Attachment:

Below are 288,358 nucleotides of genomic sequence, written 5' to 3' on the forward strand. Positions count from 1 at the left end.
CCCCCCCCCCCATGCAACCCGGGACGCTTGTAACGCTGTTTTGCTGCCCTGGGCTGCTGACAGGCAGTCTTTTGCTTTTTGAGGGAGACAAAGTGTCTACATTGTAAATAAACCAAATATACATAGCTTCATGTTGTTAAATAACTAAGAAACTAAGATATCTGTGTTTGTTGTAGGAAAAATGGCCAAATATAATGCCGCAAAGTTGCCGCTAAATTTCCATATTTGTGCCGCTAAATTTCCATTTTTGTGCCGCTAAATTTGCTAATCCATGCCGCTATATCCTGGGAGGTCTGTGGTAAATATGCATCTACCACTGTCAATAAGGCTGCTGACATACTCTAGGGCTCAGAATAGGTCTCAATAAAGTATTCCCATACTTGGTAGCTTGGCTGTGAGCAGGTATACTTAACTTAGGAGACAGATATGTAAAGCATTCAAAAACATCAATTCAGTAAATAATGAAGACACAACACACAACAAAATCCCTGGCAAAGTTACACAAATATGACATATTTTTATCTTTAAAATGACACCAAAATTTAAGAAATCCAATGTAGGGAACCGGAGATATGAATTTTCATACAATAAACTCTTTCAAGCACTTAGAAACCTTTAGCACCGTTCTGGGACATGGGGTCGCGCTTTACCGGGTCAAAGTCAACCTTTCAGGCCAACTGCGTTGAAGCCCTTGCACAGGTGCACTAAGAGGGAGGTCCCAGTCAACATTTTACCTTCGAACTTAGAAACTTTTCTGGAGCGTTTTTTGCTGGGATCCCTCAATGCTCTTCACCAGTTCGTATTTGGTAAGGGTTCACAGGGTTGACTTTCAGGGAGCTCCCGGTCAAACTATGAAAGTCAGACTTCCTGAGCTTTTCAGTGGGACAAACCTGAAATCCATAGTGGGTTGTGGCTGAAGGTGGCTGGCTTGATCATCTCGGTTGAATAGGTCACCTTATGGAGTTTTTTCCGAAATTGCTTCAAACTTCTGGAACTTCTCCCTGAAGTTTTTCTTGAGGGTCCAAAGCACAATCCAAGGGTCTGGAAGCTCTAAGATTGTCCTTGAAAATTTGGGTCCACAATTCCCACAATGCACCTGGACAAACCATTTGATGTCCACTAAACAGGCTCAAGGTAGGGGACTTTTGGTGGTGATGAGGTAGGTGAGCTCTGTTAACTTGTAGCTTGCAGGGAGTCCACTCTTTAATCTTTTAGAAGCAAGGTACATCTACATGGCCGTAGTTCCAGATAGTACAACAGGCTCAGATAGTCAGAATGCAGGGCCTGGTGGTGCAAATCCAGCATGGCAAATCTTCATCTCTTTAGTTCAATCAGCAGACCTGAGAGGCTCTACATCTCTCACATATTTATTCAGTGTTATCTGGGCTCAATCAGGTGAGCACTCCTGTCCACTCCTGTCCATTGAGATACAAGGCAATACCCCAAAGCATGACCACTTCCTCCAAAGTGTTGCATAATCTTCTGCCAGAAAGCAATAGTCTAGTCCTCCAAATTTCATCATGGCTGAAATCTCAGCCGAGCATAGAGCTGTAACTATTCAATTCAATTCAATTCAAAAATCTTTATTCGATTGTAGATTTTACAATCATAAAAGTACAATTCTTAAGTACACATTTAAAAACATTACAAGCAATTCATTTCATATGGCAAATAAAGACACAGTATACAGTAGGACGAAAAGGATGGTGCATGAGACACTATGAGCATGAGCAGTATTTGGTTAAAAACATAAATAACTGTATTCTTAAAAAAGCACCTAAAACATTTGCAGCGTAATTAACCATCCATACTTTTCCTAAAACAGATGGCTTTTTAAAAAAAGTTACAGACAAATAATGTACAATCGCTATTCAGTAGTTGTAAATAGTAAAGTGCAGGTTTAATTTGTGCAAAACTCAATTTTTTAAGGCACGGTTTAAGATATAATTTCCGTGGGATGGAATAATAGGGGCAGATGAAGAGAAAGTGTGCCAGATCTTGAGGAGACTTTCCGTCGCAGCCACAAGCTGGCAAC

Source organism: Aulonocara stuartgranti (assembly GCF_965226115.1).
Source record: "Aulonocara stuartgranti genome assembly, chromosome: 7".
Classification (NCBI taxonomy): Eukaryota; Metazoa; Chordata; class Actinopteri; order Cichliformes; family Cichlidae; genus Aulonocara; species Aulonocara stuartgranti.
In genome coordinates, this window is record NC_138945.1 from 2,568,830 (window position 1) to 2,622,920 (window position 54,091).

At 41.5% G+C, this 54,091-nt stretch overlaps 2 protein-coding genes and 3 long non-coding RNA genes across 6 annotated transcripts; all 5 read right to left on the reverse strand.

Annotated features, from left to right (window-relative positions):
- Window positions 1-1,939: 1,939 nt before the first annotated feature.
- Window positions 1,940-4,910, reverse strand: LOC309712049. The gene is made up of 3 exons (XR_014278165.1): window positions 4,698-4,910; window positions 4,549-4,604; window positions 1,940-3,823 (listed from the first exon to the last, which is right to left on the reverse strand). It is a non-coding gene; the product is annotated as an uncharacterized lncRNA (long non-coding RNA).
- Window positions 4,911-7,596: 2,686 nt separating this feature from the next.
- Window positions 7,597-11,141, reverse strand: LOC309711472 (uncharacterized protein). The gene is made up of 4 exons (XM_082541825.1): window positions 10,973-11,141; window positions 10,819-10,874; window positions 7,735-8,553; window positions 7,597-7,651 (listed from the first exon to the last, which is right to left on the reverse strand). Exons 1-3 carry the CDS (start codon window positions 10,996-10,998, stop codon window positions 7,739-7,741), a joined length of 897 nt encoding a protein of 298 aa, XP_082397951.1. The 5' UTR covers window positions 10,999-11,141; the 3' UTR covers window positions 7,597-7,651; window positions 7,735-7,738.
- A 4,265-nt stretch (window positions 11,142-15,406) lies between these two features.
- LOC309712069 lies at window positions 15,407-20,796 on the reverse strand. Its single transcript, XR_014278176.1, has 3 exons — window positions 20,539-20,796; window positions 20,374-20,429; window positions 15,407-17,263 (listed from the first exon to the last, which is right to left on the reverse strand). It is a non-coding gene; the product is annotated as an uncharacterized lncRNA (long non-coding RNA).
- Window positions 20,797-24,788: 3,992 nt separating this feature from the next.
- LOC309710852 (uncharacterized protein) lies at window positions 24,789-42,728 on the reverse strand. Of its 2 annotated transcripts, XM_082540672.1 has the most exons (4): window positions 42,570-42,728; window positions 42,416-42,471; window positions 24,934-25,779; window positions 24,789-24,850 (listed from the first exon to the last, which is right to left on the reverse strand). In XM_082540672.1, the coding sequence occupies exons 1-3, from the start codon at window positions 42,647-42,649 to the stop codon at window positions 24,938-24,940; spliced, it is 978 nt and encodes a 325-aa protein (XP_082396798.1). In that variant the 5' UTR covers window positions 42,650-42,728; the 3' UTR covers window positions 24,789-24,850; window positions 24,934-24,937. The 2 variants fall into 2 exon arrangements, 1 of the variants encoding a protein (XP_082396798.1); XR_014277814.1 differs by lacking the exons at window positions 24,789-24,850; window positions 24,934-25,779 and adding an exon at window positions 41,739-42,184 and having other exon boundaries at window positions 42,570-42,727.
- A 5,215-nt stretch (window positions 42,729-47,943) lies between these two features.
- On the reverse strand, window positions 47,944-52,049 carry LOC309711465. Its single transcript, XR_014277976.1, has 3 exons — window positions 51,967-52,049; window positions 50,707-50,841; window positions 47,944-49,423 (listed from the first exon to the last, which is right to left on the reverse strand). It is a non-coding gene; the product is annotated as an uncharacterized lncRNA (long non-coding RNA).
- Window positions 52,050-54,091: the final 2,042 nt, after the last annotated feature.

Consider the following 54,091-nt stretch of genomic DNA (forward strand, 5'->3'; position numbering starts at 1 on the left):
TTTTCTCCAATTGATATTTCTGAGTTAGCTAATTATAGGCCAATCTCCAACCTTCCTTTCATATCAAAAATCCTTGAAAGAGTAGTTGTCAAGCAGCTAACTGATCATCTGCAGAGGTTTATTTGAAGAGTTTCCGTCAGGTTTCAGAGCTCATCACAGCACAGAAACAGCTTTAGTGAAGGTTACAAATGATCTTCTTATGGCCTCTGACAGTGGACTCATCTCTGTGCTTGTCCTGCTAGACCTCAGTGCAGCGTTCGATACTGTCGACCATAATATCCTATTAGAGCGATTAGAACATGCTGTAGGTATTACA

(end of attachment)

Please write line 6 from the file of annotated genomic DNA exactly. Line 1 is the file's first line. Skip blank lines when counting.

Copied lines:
In genome coordinates, this window is record NC_138945.1 from 2,568,830 (window position 1) to 2,622,920 (window position 54,091).